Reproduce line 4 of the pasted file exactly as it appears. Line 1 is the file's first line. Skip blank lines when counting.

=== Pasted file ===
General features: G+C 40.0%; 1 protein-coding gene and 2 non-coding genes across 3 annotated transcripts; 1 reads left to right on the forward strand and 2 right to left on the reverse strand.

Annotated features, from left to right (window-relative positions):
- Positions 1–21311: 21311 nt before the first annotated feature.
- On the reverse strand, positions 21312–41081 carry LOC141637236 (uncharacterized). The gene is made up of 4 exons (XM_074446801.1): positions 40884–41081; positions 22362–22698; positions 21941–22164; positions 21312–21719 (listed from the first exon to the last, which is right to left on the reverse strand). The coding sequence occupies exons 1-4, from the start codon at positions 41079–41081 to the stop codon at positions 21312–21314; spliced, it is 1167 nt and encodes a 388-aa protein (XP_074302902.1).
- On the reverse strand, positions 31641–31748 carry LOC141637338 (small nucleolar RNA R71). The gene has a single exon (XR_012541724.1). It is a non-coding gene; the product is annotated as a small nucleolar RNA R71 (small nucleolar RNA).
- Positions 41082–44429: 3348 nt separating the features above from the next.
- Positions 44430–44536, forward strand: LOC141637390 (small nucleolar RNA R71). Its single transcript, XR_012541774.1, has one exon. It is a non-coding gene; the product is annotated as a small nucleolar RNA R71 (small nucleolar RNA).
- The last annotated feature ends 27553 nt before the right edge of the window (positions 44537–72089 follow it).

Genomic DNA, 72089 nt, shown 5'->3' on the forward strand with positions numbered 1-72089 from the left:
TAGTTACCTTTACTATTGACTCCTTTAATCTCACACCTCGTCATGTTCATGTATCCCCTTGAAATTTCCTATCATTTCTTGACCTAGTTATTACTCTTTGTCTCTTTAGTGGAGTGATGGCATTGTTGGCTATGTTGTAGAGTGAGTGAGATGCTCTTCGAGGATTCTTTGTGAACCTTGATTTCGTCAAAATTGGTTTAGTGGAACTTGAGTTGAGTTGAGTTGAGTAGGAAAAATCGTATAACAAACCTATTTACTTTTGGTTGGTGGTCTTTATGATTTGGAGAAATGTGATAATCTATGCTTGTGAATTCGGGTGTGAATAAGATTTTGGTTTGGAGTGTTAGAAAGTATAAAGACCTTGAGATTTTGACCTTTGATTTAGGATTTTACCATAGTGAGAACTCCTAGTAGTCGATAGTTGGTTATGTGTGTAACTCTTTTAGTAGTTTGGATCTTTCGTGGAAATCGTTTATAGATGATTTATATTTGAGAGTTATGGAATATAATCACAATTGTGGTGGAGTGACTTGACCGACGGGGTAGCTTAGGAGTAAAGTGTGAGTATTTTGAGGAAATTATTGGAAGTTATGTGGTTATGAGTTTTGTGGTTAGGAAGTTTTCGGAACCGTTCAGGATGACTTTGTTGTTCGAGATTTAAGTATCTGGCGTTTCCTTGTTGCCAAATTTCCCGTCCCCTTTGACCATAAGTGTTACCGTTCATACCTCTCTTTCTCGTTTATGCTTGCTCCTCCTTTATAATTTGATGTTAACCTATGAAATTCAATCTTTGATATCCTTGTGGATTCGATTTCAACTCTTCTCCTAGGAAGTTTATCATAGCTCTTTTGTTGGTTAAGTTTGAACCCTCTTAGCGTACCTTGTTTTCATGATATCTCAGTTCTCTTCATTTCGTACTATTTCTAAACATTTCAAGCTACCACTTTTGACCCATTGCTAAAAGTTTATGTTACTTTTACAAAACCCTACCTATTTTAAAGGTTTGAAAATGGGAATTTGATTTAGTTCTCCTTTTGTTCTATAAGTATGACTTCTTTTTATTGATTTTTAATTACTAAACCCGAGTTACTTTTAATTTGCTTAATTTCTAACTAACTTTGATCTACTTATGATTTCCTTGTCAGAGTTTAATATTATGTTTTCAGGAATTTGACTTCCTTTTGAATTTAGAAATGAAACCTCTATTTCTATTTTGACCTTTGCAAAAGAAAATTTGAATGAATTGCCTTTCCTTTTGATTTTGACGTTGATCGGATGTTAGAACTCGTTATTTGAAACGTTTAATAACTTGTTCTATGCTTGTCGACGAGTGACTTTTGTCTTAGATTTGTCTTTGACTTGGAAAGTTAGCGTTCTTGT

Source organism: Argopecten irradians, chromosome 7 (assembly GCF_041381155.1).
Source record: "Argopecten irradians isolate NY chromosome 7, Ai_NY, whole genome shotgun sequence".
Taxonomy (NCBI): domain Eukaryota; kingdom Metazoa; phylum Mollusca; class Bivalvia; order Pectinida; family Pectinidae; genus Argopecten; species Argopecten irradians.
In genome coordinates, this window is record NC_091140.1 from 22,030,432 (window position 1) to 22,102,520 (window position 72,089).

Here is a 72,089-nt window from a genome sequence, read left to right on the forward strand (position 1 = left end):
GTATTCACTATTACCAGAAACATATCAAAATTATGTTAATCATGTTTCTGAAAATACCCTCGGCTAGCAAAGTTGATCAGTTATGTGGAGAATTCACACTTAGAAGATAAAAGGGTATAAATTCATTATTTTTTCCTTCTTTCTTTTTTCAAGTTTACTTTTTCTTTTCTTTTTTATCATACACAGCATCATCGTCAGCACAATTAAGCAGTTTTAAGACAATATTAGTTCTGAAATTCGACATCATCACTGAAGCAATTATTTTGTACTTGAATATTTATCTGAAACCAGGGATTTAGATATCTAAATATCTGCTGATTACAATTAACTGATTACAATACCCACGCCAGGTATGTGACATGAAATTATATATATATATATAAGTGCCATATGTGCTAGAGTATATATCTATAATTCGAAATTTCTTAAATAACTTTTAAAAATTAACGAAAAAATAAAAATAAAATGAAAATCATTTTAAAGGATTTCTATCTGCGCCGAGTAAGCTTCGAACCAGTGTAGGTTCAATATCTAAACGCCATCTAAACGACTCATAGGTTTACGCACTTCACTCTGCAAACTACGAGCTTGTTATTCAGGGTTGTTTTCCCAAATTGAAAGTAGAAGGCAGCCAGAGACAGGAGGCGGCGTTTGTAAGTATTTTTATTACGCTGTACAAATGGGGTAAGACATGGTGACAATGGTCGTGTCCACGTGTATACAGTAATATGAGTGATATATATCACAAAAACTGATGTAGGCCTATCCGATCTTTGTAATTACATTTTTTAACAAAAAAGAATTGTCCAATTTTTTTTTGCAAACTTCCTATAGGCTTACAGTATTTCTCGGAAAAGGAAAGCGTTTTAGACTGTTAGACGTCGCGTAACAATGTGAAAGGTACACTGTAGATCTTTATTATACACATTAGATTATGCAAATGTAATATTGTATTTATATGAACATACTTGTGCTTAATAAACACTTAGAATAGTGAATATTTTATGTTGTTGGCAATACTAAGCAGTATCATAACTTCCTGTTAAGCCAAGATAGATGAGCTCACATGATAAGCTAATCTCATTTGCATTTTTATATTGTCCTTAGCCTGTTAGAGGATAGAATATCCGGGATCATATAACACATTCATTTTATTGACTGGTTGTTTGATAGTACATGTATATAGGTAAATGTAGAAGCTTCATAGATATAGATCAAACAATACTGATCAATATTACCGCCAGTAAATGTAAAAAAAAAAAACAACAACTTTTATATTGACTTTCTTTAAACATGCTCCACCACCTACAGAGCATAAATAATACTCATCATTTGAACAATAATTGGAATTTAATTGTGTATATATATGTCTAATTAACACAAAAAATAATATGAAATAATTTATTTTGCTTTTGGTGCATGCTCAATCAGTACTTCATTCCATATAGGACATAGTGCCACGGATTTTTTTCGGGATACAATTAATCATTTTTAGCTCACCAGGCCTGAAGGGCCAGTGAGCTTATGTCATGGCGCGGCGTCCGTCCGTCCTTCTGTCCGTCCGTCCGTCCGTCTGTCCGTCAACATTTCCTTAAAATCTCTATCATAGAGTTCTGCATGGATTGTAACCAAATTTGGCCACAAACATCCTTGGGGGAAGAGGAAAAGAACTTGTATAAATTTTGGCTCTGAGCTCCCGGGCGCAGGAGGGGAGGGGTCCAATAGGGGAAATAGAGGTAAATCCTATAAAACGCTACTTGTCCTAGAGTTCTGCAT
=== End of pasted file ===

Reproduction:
- On the reverse strand, positions 21312–41081 carry LOC141637236 (uncharacterized). The gene is made up of 4 exons (XM_074446801.1): positions 40884–41081; positions 22362–22698; positions 21941–22164; positions 21312–21719 (listed from the first exon to the last, which is right to left on the reverse strand). The coding sequence occupies exons 1-4, from the start codon at positions 41079–41081 to the stop codon at positions 21312–21314; spliced, it is 1167 nt and encodes a 388-aa protein (XP_074302902.1).